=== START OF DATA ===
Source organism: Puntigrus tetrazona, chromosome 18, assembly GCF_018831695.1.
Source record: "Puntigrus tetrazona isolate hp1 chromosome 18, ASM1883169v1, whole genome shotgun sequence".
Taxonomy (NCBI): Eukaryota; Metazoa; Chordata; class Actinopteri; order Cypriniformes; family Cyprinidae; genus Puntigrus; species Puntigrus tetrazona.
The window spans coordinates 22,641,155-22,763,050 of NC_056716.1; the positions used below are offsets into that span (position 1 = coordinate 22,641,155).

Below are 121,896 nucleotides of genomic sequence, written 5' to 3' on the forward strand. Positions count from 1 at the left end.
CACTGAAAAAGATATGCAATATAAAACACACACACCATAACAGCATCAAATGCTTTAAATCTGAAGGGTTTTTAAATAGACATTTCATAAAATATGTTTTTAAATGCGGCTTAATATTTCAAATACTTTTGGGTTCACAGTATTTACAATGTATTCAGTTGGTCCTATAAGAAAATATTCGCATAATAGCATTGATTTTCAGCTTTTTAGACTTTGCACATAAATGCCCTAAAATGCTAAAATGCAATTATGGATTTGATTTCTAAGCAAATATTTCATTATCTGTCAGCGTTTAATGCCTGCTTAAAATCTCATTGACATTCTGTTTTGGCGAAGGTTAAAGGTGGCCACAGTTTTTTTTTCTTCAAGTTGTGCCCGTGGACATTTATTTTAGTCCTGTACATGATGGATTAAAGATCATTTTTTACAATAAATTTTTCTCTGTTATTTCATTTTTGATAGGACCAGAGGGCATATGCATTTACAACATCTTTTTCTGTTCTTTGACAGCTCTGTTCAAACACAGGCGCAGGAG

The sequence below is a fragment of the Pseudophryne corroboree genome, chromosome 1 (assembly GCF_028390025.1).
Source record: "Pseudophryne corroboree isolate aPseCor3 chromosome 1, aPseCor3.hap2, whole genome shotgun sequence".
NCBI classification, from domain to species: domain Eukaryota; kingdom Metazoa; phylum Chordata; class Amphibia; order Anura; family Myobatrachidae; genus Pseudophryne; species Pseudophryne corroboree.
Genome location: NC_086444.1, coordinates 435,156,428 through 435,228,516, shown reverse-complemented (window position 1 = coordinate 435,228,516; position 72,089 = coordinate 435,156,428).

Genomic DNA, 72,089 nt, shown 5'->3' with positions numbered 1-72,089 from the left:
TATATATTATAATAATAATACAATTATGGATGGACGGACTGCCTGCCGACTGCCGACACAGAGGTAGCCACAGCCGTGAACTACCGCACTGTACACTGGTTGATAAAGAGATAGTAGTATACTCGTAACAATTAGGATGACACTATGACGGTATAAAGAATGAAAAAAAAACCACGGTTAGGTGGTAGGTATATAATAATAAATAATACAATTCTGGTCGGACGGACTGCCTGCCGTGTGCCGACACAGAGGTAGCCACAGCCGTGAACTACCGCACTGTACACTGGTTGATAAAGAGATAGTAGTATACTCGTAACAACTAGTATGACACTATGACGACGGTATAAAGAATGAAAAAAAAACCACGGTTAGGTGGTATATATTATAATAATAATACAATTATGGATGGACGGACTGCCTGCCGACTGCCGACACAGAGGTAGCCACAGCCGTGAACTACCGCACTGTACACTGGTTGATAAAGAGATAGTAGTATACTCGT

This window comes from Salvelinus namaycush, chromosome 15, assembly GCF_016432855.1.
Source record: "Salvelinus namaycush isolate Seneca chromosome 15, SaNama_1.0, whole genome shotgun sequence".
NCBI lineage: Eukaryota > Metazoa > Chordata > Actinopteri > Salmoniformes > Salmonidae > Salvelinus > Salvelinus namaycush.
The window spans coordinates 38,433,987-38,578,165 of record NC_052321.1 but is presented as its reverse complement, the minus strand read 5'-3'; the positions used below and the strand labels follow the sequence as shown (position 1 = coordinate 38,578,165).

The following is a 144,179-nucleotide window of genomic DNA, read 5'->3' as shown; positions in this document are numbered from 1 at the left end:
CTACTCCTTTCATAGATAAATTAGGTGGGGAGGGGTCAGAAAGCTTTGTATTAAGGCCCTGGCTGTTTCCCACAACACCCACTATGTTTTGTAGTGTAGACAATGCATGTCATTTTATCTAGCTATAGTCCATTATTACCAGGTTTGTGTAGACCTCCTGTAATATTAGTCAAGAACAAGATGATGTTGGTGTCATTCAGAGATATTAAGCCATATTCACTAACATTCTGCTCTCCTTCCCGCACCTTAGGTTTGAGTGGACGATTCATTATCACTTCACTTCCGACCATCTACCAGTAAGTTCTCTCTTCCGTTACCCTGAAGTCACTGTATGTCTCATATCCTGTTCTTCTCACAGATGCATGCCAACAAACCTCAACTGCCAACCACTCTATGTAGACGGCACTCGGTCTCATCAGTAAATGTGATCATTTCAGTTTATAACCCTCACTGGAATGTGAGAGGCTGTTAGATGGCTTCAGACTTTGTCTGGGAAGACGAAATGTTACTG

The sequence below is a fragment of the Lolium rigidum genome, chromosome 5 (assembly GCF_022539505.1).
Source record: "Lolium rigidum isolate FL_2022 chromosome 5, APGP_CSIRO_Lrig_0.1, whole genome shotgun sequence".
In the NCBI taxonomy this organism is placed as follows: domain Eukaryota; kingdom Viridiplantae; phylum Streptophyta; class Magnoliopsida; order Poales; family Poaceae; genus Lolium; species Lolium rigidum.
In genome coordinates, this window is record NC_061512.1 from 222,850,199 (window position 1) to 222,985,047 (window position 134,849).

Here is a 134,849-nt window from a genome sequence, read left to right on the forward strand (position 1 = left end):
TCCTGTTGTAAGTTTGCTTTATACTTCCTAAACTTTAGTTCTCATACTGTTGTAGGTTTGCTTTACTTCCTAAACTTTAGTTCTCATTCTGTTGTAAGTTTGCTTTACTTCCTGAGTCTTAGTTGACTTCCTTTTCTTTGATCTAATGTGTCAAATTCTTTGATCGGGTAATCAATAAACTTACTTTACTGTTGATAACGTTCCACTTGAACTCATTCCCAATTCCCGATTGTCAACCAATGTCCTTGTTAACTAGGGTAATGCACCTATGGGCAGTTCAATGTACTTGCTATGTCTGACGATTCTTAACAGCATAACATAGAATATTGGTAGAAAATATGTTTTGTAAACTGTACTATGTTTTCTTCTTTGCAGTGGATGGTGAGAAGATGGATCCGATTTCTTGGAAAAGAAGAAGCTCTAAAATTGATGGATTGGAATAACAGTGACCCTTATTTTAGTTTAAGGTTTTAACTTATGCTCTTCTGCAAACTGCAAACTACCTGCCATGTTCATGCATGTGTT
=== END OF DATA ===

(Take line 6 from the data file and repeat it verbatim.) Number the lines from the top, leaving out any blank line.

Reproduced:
CACTGAAAAAGATATGCAATATAAAACACACACACCATAACAGCATCAAATGCTTTAAATCTGAAGGGTTTTTAAATAGACATTTCATAAAATATGTTTTTAAATGCGGCTTAATATTTCAAATACTTTTGGGTTCACAGTATTTACAATGTATTCAGTTGGTCCTATAAGAAAATATTCGCATAATAGCATTGATTTTCAGCTTTTTAGACTTTGCACATAAATGCCCTAAAATGCTAAAATGCAATTATGGATTTGATTTCTAAGCAAATATTTCATTATCTGTCAGCGTTTAATGCCTGCTTAAAATCTCATTGACATTCTGTTTTGGCGAAGGTTAAAGGTGGCCACAGTTTTTTTTTCTTCAAGTTGTGCCCGTGGACATTTATTTTAGTCCTGTACATGATGGATTAAAGATCATTTTTTACAATAAATTTTTCTCTGTTATTTCATTTTTGATAGGACCAGAGGGCATATGCATTTACAACATCTTTTTCTGTTCTTTGACAGCTCTGTTCAAACACAGGCGCAGGAG